Alfalfa

Re: Pantheism and the Pathetic Fallacy

Postby Alfalfa » Mon Oct 29, 2018 1:54 am

Wanderlust.jpg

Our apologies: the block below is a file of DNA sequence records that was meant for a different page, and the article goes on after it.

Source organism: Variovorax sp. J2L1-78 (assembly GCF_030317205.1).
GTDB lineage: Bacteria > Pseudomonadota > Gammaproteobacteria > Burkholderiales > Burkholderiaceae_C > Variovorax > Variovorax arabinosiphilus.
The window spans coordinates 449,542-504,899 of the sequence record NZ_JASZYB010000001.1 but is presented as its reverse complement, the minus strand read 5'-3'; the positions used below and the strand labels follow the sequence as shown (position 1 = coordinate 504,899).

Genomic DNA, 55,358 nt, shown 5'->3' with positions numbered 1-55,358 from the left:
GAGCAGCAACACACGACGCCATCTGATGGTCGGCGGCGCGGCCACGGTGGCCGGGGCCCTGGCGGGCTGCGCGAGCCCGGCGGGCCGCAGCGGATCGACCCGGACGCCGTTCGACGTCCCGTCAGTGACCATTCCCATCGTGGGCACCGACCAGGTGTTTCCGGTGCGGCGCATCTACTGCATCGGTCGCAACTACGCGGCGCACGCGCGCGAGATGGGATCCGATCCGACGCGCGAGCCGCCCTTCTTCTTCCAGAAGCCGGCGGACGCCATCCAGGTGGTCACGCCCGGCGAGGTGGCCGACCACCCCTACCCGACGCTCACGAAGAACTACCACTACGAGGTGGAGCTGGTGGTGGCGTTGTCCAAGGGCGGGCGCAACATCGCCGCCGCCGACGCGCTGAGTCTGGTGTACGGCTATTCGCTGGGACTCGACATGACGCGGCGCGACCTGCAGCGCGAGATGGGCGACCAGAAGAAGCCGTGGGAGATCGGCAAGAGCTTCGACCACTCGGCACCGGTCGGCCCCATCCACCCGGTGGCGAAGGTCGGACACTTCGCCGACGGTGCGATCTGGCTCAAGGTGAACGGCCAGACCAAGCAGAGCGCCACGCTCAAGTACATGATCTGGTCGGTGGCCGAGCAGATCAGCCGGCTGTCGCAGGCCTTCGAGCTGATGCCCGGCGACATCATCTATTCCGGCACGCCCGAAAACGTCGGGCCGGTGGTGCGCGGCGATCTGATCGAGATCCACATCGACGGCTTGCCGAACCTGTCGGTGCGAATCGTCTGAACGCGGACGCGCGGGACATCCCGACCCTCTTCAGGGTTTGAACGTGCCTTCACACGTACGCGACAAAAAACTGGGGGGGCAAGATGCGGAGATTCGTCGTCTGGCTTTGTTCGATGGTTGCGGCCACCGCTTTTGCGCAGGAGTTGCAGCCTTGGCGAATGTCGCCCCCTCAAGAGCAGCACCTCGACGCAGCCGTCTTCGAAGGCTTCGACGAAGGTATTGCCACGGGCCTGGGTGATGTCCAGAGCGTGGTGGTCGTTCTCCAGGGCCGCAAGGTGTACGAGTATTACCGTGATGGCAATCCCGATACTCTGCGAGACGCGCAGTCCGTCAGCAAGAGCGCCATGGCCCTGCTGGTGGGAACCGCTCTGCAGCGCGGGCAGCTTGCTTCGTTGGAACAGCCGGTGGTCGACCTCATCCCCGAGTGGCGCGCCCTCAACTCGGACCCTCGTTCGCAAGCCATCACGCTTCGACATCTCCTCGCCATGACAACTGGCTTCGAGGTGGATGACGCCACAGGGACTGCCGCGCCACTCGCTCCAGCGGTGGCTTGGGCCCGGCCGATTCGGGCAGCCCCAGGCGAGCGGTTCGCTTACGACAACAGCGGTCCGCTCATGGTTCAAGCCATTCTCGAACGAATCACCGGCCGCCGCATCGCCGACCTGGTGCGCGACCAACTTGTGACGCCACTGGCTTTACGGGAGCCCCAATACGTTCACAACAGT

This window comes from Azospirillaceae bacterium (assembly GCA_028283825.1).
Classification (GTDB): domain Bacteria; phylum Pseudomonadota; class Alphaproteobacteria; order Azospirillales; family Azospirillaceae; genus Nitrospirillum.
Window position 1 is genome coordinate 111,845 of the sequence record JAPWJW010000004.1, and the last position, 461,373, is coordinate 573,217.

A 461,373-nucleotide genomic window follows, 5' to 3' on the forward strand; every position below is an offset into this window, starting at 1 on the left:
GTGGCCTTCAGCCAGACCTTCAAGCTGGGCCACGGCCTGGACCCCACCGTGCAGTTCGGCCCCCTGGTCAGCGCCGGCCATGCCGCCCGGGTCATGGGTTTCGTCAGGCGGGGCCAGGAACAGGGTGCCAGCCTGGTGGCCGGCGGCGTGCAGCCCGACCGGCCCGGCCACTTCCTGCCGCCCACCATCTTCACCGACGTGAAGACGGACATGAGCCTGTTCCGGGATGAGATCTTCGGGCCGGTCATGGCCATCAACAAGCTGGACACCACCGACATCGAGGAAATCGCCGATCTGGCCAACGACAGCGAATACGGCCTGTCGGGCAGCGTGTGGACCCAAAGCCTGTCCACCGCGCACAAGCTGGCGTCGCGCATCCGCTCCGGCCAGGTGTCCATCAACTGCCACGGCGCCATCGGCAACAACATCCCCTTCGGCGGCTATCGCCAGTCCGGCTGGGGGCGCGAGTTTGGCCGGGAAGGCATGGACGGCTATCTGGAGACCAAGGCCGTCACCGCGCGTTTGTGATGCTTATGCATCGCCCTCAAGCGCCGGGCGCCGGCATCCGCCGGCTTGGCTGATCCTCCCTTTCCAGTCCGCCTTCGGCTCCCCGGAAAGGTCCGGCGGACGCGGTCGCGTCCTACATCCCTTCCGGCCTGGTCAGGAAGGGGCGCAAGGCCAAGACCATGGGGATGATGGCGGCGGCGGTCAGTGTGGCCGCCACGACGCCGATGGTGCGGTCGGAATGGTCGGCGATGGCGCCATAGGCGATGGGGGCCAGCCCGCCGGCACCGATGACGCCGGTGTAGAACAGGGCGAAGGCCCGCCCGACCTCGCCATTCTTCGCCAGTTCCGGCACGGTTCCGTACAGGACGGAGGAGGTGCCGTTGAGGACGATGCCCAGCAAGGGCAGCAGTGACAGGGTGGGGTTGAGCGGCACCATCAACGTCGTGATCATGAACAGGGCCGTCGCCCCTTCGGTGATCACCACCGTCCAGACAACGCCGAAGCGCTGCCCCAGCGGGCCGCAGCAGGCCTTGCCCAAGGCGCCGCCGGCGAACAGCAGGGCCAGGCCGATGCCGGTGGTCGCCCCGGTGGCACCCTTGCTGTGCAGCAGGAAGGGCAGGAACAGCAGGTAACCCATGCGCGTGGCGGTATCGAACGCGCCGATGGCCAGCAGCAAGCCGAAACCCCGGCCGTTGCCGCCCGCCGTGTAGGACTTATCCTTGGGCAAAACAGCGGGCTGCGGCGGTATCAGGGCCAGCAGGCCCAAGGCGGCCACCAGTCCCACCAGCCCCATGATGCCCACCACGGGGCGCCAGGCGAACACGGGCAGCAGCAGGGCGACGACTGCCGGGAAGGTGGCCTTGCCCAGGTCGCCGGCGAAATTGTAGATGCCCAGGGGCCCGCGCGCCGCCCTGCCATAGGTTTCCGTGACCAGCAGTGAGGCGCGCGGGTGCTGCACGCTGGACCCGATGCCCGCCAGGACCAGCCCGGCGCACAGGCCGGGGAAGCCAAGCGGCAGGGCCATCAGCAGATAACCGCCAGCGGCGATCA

First of all, an excellent question. The connection between romantic art and pantheism makes us to consider the relationship between art and theology, or rather philosophy of art and philosophy of religion. As is well known, the romantic conceptions about both owe great deal to Kant's philosophy as a whole, i.e. the impossibility of knowing the absolute or ”God” if you will. This impossibility manifest itself in moral philosophy's commands, which are usually thought to be devoid of emotions. Even though one could here talk about guilt, it's rather not an emotion in Kant's sense. Here feeling is all about beauty, which is also the proper subject of art, even though beauty is not only of human origin. Kant placed the beauty of nature above that of human art. So, for Kant beauty originates first and foremost in ”nature” and can only be imitated by human art. On the other hand, this view about beauty is not an ”objective” one, i.e. for Kant it's not about natural beauty as an object of nature, but of the merely subjective imagination reflecting on nature. Notwithstanding there's a great deal of sublimity in the nature depicted in romantic art, i.e. the famous painting Der Mönch am Meer (1808-10) of D. F. Caspar, in which the subject is shown as something really small in comparison to nature's ”majestic” sublimity. For Kant, this kind of sublimity is not beautiful in the least and can't be the proper object of art, since it's first of all earnest and secondly a feeling which befits the majesticity of the moral object, not any natural object. This separating of moral and nature, things pertaining to an ”ought” (Sein-Sollen) and mere ”being” (Sein) runs through Kant's philosophy and can't be reconciled. So, for Kant subject and especially it's artistic feelings have no objective validity, even as natural beauty is also a mere feeling.